3. A cutter for roller well drills, cutting teeth formed in circumferential rows on the periphery thereof, said teeth being of uni' form size but formed in sets on adjacentsectors of the circumference of the cutter, the teeth of each set being out of step with the adjacent set on a given row so that they will not track in indentations cut by the teeth in previous rounds.

4. A cutter for roller well drills compris ing an approximately conical shaped body, teeth thereon formed in circumferential rows, the teeth in each row being formed into a plurality of sets, each set being out of step with others on adjacent sectors in the same row about the circumference of the cutter for the purpose described.

5. A cutter for roller well drills comprising an approximately conical shaped body, teeth thereon formed in circumferential rows, the teeth in each row being formed into a plurality of sets, each set being spaced from adjacent sets a distance which will place it out of step therewith, so that the teeth will not tend to track in the indentations cut by the cutter in its preceding round.

6. A cutter for roller well drills, teeth of chisel shape thereon with the crests thereof longitudinally of the cutter, said teeth being in a circumferential row and formed in sets, each set being spaced from the teeth of adjacent sectors of the row to place the teeth of one set out of step with those of adjacent sets.

7. A cutter for roller well drills, teeth thereon formed in circumferential rows, the teeth in each row. being formed in a plurality of sets, each set being all of'the same pitch and spaced from an adjacent set in the same row by a blank space the width of a distance which is a fraction of the pitch of one tooth, the spaces between adjacent sets of teeth being out of alignment with the similar spaces in adjacent rows longitudinally of the cutter.

8. A cutter for roller well drills coinprising an approximately conical shaped body; teeth thereon formed in circumferential rows, the teeth in each row formed in a plurality of sets each set having the same pitch, each set being spaced from adjacent sets in the same row a distance which is a fraction of the pitch of one tooth, the spaces between adjacent sets of teeth in the same row being out of alignment with the similar spaces in adjacent rows longitudinally of the cutter.

In testimony whereof, I hereunto atfix my signature, this the 11th day of December,

FLOYD L. SCOTT.

Referenced by
Citing PatentFiling datePublication dateApplicantTitle
US2533257 *Jun 2, 1945Dec 12, 1950Hughes Tool CoDrill cutter
US2533259 *Jun 28, 1946Dec 12, 1950Hughes Tool CoCluster tooth cutter
US2533260 *Oct 7, 1946Dec 12, 1950Hughes Tool CoRotary drill bit and cutter therefor
US2894727 *May 17, 1955Jul 14, 1959Homer I HendersonDrilling bit
US3203492 *Jan 14, 1963Aug 31, 1965Dresser IndLarge hole earth boring drill bit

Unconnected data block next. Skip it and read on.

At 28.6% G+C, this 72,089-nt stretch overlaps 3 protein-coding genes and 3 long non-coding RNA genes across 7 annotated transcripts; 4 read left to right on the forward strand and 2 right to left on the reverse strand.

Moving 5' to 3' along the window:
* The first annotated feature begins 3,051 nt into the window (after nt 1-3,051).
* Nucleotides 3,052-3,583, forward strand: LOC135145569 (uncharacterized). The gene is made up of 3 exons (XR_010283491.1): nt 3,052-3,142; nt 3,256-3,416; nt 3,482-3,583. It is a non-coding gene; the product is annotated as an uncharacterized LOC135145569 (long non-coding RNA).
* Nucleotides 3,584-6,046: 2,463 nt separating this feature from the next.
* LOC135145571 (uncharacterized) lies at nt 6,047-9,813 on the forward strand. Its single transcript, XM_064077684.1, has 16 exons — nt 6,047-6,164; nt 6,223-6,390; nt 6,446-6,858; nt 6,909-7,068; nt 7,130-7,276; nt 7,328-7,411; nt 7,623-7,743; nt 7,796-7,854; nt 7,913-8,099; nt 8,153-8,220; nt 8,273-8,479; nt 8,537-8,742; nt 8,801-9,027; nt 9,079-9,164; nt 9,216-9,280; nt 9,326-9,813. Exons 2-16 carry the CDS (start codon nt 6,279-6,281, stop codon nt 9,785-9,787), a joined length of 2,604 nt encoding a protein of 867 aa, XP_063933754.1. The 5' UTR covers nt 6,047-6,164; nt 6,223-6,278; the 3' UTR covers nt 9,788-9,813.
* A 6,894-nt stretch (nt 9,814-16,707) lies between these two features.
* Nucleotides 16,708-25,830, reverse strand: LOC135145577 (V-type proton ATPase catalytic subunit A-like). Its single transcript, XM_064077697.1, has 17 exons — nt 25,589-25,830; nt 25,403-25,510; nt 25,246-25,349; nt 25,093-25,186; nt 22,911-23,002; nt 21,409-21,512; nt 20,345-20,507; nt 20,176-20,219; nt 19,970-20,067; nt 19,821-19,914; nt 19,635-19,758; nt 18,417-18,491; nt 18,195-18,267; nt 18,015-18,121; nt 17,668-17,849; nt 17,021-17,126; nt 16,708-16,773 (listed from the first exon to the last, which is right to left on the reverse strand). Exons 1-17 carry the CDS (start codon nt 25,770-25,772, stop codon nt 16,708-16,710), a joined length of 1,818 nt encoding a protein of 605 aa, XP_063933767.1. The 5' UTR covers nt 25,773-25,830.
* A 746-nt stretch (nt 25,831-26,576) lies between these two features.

US3326307 *Jan 28, 1965Jun 20, 1967Chicago Pneumatic Tool CoRock bit roller cone
US3504751 *Feb 20, 1968Apr 7, 1970Anatoly Petrovich OkulovDrill bit
US3726350 *May 24, 1971Apr 10, 1973Hughes Tool CoAnti-tracking earth boring drill
US4187922 *May 12, 1978Feb 12, 1980Dresser Industries, Inc.Varied pitch rotary rock bit
US5311958 *Sep 23, 1992May 17, 1994Baker Hughes IncorporatedEarth-boring bit with an advantageous cutting structure
US5323865 *Dec 17, 1992Jun 28, 1994Baker Hughes IncorporatedEarth-boring bit with an advantageous insert cutting structure
US5697462 *Aug 7, 1996Dec 16, 1997Baker Hughes Inc.Earth-boring bit having improved cutting structure
US6595304 *Apr 3, 2001Jul 22, 2003Kingdream Public Limited CompanyRoller bit parallel inlayed compacts
US7234549 *May 26, 2004Jun 26, 2007Smith International Inc.Methods for evaluating cutting arrangements for drill bits and their application to roller cone drill bit designs
US8002053Aug 23, 2011Baker Hughes IncorporatedSystem, method, and apparatus for predicting tracking by roller cone bits and anti-tracking cutting element spacing
US20040251053 *May 26, 2004Dec 16, 2004Mcdonough Scott D.Methods for evaluating cutting arrangements for drill bits and their appliction to roller cone drill bit designs
US20090044985 *Aug 14, 2008Feb 19, 2009Baker Hughes IncorporatedSystem, method, and apparatus for predicting tracking by roller cone bits and anti-tracking cutting element spacing
US20090260890 *Apr 17, 2009Oct 22, 2009Baker Hughes IncorporatedAnti-tracking feature for rock bits
US20120193152 *Sep 15, 2010Aug 2, 2012Mark RussellCutting tool inserts
EP1709282A2 *Jan 13, 2005Oct 11, 2006Anna Victorovna AaronAnti-tracking earth boring bit with selected varied pitch for overbreak optimization and vibration reduction
WO2007120494A1 *Apr 3, 2007Oct 25, 2007Baker Hughes IncorporatedHigh density row on roller cone bit
Classifications
U.S. Classification175/378
International ClassificationE21B10/16, E21B10/08
Cooperative ClassificationE21B10/16
European ClassificationE21B10/16